Niagara Falls Began To Freeze This Week, And This Is What It Looked Like
Count one more victim of the cold brought by the recent polar vortex in North America. As temperatures dipped down to -20 Fahrenheit, the water around Niagara Falls begin to freeze, creating some spectacular images for those brave enough to head outside in the cold to witness the event (such as the one above).
It should be noted, freezing is not actually that uncommon in and around the falls (this is upstate New York/Ontario we’re talking about), although it usually occurs a little more gradually than what occurred this week (temperatures dropped 47 degrees in less than 24 hours from January 6 to January 7).
It should also be noted that the falls don’t actually totally freeze over — we’re talking about 150,000 gallons of water per second flowing 176 feet down — however, once, back on March 29, 1848, it was recorded that an ice jam upriver from the falls caused a blockage, resulting in the falls drying up for a few hours until the block of ice dislodged and allowed water to flow back downstream (a few intrepid individuals even ran out to the edge of the falls to grab rocks as a souvenir).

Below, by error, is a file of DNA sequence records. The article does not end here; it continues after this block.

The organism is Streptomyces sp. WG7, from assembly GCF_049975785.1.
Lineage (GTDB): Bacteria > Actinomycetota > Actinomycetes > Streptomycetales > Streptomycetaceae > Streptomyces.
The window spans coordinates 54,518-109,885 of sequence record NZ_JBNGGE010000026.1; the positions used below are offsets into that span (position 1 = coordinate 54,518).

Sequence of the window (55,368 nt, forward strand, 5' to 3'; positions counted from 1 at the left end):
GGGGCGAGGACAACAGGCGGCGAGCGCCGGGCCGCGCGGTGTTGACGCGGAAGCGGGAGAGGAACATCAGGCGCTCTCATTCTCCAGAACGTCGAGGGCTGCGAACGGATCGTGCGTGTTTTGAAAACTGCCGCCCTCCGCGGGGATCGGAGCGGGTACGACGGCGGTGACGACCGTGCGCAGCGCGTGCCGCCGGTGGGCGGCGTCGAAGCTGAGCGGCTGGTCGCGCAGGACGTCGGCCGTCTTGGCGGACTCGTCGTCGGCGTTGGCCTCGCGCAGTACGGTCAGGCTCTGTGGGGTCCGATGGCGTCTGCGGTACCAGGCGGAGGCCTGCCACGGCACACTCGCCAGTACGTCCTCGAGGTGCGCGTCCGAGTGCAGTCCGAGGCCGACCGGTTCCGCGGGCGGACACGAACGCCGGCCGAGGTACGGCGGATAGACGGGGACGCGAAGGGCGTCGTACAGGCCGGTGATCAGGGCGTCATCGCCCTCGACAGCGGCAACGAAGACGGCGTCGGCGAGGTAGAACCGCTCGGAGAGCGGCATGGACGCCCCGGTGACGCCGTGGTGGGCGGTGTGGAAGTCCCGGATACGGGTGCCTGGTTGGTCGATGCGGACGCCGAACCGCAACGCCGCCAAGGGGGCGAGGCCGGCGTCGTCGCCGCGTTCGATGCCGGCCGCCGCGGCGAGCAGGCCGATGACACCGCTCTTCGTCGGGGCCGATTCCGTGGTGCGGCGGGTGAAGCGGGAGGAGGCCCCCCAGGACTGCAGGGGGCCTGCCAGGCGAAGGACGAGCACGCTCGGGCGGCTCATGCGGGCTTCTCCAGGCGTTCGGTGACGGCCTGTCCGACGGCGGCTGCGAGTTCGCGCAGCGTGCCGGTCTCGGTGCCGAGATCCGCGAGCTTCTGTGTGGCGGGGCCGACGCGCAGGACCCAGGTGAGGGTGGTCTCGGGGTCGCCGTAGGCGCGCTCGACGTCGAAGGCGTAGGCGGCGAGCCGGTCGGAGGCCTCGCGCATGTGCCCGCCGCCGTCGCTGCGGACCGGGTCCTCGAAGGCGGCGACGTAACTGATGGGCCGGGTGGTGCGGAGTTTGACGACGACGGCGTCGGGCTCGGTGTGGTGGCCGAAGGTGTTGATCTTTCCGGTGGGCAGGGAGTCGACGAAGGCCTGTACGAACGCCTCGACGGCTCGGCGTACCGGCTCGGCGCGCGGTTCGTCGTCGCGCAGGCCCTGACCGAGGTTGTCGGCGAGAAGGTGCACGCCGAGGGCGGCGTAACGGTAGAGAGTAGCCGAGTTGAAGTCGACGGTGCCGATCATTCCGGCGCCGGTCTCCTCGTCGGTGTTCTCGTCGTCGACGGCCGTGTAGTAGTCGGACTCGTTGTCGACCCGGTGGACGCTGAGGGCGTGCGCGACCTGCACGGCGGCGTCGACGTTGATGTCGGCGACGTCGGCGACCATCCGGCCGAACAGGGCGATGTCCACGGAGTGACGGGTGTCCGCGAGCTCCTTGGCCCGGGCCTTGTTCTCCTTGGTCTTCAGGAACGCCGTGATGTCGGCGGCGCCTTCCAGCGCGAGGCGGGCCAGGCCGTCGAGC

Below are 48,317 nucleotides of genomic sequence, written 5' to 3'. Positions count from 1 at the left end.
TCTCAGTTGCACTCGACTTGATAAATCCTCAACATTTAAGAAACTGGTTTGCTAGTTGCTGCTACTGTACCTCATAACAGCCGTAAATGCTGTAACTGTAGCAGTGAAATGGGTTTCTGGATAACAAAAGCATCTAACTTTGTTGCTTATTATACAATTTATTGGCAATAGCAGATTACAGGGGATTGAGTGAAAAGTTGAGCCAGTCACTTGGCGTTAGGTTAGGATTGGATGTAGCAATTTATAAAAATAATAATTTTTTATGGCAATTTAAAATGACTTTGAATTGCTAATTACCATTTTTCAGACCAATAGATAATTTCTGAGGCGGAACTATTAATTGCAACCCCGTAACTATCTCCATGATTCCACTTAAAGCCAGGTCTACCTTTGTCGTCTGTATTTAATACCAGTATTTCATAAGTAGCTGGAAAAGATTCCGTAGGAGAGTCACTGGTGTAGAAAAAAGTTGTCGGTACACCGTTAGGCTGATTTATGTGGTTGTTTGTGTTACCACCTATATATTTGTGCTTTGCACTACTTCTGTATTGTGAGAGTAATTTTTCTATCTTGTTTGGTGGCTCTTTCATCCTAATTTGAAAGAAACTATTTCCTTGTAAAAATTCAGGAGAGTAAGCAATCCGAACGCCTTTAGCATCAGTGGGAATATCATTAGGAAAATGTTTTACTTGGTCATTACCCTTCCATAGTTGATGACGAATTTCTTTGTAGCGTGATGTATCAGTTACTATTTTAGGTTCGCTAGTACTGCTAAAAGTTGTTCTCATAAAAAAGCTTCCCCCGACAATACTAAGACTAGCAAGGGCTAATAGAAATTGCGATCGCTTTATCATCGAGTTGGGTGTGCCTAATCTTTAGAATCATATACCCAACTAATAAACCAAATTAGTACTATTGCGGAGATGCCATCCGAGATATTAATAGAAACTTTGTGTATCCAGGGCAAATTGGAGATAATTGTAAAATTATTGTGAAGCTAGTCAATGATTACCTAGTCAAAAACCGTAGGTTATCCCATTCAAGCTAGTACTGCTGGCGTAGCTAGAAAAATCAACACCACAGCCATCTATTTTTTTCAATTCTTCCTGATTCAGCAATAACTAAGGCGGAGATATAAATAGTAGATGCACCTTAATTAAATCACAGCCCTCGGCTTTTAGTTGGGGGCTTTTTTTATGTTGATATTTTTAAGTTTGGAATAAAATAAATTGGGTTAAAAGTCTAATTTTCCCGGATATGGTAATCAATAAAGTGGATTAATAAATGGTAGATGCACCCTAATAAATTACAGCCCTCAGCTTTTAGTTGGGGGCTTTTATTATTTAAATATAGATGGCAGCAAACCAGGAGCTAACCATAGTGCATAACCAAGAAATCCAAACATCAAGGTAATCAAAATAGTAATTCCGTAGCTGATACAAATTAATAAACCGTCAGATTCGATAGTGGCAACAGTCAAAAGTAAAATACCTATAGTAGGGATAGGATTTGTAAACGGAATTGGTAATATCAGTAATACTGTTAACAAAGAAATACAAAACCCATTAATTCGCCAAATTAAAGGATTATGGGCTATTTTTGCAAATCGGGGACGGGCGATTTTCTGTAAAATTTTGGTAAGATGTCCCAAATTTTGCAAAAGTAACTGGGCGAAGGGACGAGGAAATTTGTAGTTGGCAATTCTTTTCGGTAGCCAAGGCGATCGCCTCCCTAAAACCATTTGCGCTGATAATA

By Matt Stabile
ABOUT THE AUTHOR
Matt Stabile is the founder and Editor-in-Chief of TheExpeditioner.com. You can read his writings, watch his travel videos, purchase the book he co-edited or contact him via email at any time at TheExpeditioner.com. (@TheExpeditioner)